The big lion roared and changed the life of a 9-year-old boy forever.
Dom Badji never would have watched a sunset over the Rocky Mountains, never stepped on a soccer pitch for the Rapids and never shared laughter with me if not for a single goal scored 16 years ago.
“It changed everything for me,” said Badji as we stood outside the Rapids’ dressing room, more than 5,000 miles and an ocean away from Dakar, the city where he was born on the west coast of Africa.
Such is the power of the World Cup, the biggest sporting event on the planet.
May 31, 2002, forever altered the path taken by a skinny kid named Dom. Senegal, making its first appearance at the World Cup, was playing Thierry Henry and defending world champion France at a stadium in Seoul, South Korea.
And Badji as watching on television from his sofa from Africa, cheering the underdog national team of his homeland, fondly nicknamed the Lions of Teranga. In the 29th minute of a scoreless match, huge midfielder “Papa” Bouba Diop came charging upfield, lunged at a loose ball in the box, saw it deflect of the hands of the French goalie and poked a shot in the net for the most beautiful ugly score anyone from Senegal has ever seen.
“I was running down the hallway, screaming,” said Badji, recalling a joy so loud he had it let it out.
The 2018 World Cup begins today in Russia. Senegal is back in the 32-team field for the first time in 16 years, and Badji will watch every game wrapped in his national flag, which will feel as a warm a hug from home.
The 2026 World Cup is coming to North America, quite possibly with Denver as a host city for as many as six games.
No sporting event in the world reveals so much of the world’s heart as the World Cup (sorry, Olympics). So I asked five members of the Rapids, from every corner of the globe, to speak on how the World Cup has shaped them.
Ask Badji the player to watch in Russia and he doesn’t name Lionel Messi or Neymar but goes full, unabashed homer and picks Sadio Mane. Asked which team will win the tournament, and Badji shouts “Senegal all the way!”
Then, truth be told, Badji confesses he’s picking Germany as champion.
Marcelo Balboa, United States
In a Broncos town, Balboa is our bona fide soccer star. Great defender. Even greater hair. And the first player in United States history to earn 100 caps for the national team.
A man never forgets his first start in the World Cup. Balboa got his in 1990, on a June day awash in blue, against Italy, at a stadium so loud he could barely hear himself think.
“My heart was beating out of my chest,” recalled Balboa, who took the field in Rome with 90,000 Italians waving flags and screaming. “I was trying to say something to my teammates standing next to me and they couldn’t hear a word.”
His pick to win the 2018 Cup: Belgium or France.
His player to watch: Antoine Griezmann, France.
Tommy Smith, New Zealand
What lengths will an athlete go to reach the World Cup stage? Smith was born 28 years ago in England. But he represented a rugby country, New Zealand, during the 2010 World Cup in South Africa.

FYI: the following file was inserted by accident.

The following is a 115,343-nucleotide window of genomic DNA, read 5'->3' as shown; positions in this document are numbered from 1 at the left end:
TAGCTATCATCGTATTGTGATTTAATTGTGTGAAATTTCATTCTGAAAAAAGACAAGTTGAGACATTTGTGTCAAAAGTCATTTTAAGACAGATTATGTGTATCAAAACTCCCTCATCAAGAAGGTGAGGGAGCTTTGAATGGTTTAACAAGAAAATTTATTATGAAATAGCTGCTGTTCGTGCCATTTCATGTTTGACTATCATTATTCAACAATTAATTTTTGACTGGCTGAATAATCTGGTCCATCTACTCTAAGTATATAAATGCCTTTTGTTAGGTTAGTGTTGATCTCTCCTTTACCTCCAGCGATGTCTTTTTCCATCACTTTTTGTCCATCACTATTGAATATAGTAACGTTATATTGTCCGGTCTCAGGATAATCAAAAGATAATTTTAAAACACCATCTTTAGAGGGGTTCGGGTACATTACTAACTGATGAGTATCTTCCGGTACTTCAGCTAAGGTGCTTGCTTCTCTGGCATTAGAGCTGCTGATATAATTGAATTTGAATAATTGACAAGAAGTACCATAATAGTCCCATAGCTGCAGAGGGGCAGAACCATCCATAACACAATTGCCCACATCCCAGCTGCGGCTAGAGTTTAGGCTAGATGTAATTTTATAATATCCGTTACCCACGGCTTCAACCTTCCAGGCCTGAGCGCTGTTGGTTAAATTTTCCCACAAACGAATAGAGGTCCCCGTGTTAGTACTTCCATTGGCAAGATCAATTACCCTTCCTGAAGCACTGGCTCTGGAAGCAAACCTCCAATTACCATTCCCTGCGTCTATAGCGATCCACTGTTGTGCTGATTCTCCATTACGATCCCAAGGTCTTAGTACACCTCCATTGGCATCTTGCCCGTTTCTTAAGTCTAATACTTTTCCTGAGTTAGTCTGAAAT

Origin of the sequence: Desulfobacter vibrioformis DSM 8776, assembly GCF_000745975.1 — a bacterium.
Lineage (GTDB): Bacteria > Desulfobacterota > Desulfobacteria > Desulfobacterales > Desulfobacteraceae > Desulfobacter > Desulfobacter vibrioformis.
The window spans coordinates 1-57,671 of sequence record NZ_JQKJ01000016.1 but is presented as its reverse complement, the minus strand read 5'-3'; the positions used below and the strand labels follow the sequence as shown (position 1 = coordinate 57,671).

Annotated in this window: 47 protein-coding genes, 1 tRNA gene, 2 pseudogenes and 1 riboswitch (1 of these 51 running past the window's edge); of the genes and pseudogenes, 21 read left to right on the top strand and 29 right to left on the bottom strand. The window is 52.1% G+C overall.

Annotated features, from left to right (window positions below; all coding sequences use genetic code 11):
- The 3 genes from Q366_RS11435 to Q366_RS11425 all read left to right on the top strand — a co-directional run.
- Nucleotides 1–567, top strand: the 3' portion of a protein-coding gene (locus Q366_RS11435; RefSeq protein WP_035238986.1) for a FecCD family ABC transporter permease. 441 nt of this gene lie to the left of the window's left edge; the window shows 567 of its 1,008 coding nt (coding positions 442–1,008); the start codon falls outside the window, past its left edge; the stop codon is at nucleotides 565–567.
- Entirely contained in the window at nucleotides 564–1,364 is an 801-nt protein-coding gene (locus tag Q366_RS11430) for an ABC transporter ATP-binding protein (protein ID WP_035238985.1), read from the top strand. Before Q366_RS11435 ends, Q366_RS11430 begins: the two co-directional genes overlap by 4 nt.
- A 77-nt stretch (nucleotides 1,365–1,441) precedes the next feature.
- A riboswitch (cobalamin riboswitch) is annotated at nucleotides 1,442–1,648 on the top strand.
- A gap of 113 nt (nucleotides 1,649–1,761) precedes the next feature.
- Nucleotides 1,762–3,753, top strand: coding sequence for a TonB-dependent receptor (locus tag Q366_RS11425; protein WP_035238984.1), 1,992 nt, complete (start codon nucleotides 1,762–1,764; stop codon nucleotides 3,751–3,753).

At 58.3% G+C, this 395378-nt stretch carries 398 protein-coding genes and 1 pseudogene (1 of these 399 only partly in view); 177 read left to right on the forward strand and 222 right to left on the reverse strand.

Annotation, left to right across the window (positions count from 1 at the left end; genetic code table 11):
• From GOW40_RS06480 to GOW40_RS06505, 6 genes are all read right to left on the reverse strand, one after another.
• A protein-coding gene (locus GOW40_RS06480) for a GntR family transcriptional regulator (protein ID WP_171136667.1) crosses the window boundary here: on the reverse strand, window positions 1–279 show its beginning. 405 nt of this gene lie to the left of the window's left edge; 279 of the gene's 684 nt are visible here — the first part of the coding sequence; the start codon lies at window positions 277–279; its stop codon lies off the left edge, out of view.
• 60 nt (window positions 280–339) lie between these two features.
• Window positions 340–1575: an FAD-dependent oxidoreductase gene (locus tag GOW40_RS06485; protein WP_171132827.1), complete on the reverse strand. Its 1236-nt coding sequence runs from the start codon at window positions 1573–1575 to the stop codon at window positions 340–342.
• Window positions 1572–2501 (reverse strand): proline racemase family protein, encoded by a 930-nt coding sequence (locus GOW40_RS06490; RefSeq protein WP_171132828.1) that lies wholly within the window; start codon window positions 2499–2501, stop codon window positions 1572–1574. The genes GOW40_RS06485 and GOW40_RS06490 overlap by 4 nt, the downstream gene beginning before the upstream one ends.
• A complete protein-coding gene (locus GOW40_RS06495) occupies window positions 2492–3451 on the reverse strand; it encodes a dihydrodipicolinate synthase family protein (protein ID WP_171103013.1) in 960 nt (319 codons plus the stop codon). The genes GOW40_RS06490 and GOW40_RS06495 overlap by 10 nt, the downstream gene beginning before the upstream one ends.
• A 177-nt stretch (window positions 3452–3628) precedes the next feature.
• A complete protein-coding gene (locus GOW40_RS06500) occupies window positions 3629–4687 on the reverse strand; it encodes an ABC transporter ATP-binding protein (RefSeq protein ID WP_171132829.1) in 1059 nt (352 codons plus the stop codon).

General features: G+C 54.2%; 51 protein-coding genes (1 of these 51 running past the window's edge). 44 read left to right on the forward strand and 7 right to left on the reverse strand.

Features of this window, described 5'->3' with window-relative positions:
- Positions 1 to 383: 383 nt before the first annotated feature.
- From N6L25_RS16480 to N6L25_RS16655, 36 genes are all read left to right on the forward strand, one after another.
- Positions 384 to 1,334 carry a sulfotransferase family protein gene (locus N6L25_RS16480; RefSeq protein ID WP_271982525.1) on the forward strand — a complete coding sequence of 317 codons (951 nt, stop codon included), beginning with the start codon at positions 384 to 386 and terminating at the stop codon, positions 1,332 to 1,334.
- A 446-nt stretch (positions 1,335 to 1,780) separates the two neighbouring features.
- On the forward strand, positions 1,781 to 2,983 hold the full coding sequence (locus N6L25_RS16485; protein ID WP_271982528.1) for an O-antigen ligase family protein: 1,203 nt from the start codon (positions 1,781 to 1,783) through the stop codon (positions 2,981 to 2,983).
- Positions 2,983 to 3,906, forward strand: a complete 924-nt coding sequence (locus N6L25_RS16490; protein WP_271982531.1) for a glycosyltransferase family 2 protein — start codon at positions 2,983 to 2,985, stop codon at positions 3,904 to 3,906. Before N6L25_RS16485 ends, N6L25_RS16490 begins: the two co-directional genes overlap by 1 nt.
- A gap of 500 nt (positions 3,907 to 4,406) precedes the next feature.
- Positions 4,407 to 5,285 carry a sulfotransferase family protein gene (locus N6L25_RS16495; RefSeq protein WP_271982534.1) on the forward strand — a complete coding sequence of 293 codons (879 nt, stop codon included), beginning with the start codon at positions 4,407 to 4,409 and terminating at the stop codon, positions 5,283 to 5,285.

The champions club is reserved for soccer snobs, as only eight countries of elite pedigree have taken home the trophy in 20 tournaments, including Brazil (five times), Germany (four) and Italy (four).
But anyone can crash the party. And isn’t that cool? This year, the happy upstart is Iceland, a country where waterfalls outnumber soccer fields by 10-1. Eight years ago, it was New Zealand. The All Whites have never won a World Cup match.
The beauty of the tourney, however, is any underdog can bite. Eight years ago, Smith walked away with a 1-1 tie against mighty Italy.
“The underdog doesn’t have all the external pressure,” said Smith, now a Rapids defender. “To not have that tag as a favorite? It helps you mentally to play each game with the freedom of knowing the country doesn’t really expect you to win, but will always love the underdog.”
His pick to win: Belgium.
His player to watch: Lionel Messi.
Yoshi Mitsuyama, Japan
The NFL has endured a bit of a national anthem hubbub (as you’ve might have heard).
FIFA, the international governing body of soccer, plays the anthem for both sides prior to the match. But it limits the patriotic songs to 90 seconds, so everybody can get on with the game.
Mitsuyama is the newest member of the Rapids staff. He’s an assistant trainer and a native of Tokyo. I wanted to know: When the Japanese anthem plays prior to matches, what warm-fuzzy feelings of pride and nostalgia would bubble inside him?
“Nothing,” Mitsuyama said. “The national anthem is far different in Japan than it is here in the United States. They don’t play it all the time in Japan.”
The World Cup gets it right. Fans can proudly belt out the words to the anthem, if that’s their thing. But it’s about the sport, not the song.
His pick to win: Germany.
His player to watch: Robert Lewandowski, Poland.
Johan Blomberg, Sweden
Who’s the best player in the world?
Those who love soccer pick Messi. Those who adore chiseled abs and outsized attitude pick Cristiano Ronaldo. (Oops, is my bias showing there?)
Blomberg, a midfielder generally listed at 5-foot-10 and 143 pounds, picks Messi. I guess little guys stick together. On a good day, in proper light, Messi appears to be 5-foot-7. Tops.
“That’s the only way I have Messi beat,” said Blomberg, laughing.
But what does he admire most about Messi? His genius on the ball? The magical goals?
Instead, Blomberg replied: “He’s never diving. He always tries to stand up. He just plays.”
Little guys with big hearts don’t flop.
His pick to win: Brazil.
His player to watch: Messi.